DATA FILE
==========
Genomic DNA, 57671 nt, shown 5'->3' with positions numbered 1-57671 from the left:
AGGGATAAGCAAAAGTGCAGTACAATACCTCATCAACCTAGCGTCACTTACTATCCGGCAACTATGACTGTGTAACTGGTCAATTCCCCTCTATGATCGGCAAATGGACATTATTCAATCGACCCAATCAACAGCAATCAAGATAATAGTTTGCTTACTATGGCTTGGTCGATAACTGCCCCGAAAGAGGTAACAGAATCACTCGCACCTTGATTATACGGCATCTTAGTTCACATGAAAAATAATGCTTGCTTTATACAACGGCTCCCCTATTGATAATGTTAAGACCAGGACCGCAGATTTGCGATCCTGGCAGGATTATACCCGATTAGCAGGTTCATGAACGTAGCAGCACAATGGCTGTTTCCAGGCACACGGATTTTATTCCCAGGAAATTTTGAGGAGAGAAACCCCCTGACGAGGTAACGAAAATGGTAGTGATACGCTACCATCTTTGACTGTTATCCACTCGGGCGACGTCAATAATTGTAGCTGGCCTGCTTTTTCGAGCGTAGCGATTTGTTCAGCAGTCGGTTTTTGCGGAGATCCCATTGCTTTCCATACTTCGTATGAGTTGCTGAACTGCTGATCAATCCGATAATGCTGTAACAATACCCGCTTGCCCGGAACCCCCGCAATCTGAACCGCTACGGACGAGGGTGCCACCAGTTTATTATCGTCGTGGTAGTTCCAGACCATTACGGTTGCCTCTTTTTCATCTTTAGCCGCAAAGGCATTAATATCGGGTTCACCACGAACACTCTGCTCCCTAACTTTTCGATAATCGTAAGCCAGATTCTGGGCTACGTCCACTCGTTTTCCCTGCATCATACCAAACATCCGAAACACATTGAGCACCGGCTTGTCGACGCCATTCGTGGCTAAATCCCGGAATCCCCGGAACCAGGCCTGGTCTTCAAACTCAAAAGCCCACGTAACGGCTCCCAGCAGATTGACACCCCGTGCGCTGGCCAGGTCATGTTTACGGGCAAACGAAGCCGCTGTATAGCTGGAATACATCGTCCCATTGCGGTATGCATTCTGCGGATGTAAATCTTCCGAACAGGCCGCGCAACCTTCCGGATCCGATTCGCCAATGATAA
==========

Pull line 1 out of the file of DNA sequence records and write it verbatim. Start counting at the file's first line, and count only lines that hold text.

Genomic DNA, 57671 nt, shown 5'->3' with positions numbered 1-57671 from the left: